Dear Sir,
Refering to the article in the Daily Bulletin on “Timeshare cons” January 9, which reminded me of an experience we had in Torremolinos some time back. We - wife, self and two young daughters were window-shopping in Torremolinos en route for Morocco, when a lady came up to us and asked if we would like a free drink, cakes, a radio and gifts for the children. All we had to do was go and see one of these wonderful apartments and get driven there in a free taxi. My wife, never having been able to refuse anything free, said “yes,” and before we knew it we were in a taxi and arrived at the establishment where we were introduced to a middle-aged American lady in a dark suit and lots of finesse.

She took us to a bar and gave us our free drink and cakes and started buttering us up - what a strong resemblance I had to some film star or other and my wife was the spitting image of another, what lovely blond girls we had and so on.

We were then escorted around a very ordinary apartment with lovely views over other apartment blocks and a thin blue line of sea in the distance. “Fantastic sea views,” “and this could be ours,” and the Timeshare explanations started and did not stop.
All the time she was trying hard to find out our financial status, what bank we used, where was our home address, how much did we earn, what did we do for a living etc. and all asked in quite a casual manner.

My wife, a past master at deception regarding financial matters, told a few half truths - we lived on a boat which was our home - bank? No we used no bank, we chartered our boat and kept on the move. No we did not have an address in the UK.

She was Swiss and I, South African.
After a tour of the whole establishment, bars, swimming pool and seeing all the happy people standing around and trying to make the place sound like a Muslim haven, we ended up in a large lounge with a series of small tables around which sat a salesman and two or three bemused looking tourists.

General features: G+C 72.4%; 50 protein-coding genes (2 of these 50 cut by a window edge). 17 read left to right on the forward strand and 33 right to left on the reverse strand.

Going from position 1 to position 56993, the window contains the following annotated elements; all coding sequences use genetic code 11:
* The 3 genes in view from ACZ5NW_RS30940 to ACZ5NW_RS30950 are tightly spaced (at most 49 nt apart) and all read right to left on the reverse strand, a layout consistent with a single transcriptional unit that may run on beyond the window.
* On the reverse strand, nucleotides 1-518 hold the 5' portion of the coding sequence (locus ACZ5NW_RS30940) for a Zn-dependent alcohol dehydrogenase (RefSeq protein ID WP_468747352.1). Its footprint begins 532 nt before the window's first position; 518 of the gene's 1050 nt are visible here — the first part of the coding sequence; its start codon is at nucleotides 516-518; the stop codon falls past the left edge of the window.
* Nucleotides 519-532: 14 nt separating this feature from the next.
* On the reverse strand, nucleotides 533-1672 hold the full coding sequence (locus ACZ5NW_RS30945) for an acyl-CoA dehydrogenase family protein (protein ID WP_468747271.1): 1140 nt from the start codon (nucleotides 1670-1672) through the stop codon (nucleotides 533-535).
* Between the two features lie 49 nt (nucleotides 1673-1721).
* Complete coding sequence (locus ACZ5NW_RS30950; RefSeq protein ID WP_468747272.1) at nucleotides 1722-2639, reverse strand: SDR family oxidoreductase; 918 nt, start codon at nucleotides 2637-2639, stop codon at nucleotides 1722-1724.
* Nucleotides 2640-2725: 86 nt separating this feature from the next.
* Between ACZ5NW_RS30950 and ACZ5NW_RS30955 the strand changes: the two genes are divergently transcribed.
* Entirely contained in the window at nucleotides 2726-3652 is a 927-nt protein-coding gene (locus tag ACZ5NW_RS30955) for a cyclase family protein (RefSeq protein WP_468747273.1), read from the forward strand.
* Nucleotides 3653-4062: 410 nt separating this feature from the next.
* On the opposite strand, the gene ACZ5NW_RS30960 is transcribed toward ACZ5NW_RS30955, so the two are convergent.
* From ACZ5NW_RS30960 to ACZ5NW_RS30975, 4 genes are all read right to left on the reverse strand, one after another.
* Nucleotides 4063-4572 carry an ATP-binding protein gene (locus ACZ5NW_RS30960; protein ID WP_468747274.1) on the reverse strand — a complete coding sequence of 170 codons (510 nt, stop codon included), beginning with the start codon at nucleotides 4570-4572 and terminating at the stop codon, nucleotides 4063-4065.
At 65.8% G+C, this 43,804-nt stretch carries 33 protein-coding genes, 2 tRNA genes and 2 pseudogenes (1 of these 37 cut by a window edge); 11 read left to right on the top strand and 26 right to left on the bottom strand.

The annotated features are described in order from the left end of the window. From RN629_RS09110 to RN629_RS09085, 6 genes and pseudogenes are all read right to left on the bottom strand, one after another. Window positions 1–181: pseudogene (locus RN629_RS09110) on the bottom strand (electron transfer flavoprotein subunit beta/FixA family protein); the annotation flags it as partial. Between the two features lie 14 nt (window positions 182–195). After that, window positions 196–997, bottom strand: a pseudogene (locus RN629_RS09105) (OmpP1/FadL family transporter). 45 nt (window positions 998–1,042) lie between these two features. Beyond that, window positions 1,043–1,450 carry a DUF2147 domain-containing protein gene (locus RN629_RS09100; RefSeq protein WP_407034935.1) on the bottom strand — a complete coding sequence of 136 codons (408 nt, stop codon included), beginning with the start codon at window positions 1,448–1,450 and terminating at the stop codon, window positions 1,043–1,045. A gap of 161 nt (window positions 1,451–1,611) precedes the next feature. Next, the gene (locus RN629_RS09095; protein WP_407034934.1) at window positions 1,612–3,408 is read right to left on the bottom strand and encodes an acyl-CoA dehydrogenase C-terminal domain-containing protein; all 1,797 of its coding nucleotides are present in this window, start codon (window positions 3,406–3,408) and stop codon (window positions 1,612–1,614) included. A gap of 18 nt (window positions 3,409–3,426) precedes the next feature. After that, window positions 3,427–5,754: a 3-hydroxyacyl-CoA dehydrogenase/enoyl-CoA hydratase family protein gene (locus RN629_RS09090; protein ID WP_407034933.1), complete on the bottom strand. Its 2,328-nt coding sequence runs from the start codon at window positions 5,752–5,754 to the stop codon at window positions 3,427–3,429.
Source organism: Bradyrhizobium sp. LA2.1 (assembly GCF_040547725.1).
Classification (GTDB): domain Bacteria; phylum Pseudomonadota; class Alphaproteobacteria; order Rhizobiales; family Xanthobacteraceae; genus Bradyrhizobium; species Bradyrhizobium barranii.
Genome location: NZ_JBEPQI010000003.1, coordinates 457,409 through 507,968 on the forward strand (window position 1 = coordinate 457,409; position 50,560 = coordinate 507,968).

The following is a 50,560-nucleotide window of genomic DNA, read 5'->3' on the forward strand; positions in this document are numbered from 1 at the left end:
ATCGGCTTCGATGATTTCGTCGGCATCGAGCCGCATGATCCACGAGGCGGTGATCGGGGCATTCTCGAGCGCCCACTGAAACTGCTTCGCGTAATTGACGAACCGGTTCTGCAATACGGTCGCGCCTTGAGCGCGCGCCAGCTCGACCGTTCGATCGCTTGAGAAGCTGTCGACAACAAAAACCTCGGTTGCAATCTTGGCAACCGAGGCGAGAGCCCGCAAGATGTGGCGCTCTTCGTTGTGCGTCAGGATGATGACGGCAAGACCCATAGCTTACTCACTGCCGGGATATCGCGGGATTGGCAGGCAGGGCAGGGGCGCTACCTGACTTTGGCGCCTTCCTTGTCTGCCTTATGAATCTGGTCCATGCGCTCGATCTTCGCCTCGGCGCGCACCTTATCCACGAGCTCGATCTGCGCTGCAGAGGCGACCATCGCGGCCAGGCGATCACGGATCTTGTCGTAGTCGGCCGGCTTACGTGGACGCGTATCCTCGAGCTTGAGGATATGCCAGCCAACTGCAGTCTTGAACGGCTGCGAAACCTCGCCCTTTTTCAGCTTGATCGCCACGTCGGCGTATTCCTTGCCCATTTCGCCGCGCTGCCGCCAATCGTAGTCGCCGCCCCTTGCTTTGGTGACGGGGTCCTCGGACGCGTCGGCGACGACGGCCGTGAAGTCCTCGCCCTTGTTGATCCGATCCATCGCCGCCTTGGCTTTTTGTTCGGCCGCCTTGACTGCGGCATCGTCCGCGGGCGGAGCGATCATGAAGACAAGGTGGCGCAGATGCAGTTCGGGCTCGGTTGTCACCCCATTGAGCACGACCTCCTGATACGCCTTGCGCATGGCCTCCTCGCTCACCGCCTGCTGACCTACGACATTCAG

There was a church-like atmosphere, with quiet murmurs, the sound of rustling papers - cheque books, people signing documents.
Our lady sat us down and started doing page after page of complicated looking calculations, stopping now and then for our approval.
We absolutely agreed and understood it all perfectly. She ended up with “so this is the sum you'll need to pay each month,” at this point my wife innocently said “could you explain that from the beginning again please?” The lady lost her composure and on the point of tears in a warbling voice said “why do you want to know?” We were absolutely dumbfounded as we were only trying to be polite and see the game out.
She then said “I'm going to introduce you to my boss,” making it sound like a threat. We then all trouped into a nearby office and met an amiable character who tried a different tack, he was a Jerseyman who had a similar accent to mine - “what a lovely life we must have living on a boat,” he did a lot of sailing himself then the money, bank and permanent address business again.

All the wonderful benefits of a timeshare, which sounded to my ears as though he was trying to sell air.
Anyway we were eventually set free without signing anything and emerged exhausted from his office. Our sales lady seemed very upset and we saw her being soothed by the boss.

We felt a little bit bad about her and hoped we were not the reason for her unhappiness - but then we had never heard of Timeshare and had no idea we would be subjected to nearly two hours of high pressure sales talk.

At least we had our free gifts, a small radio and bag of rubbish for the kids and a ride back to town.
I suppose the experience was worth having as a warning never to get caught like that again.
Yours sincerely

Mike Codrington. Sóller


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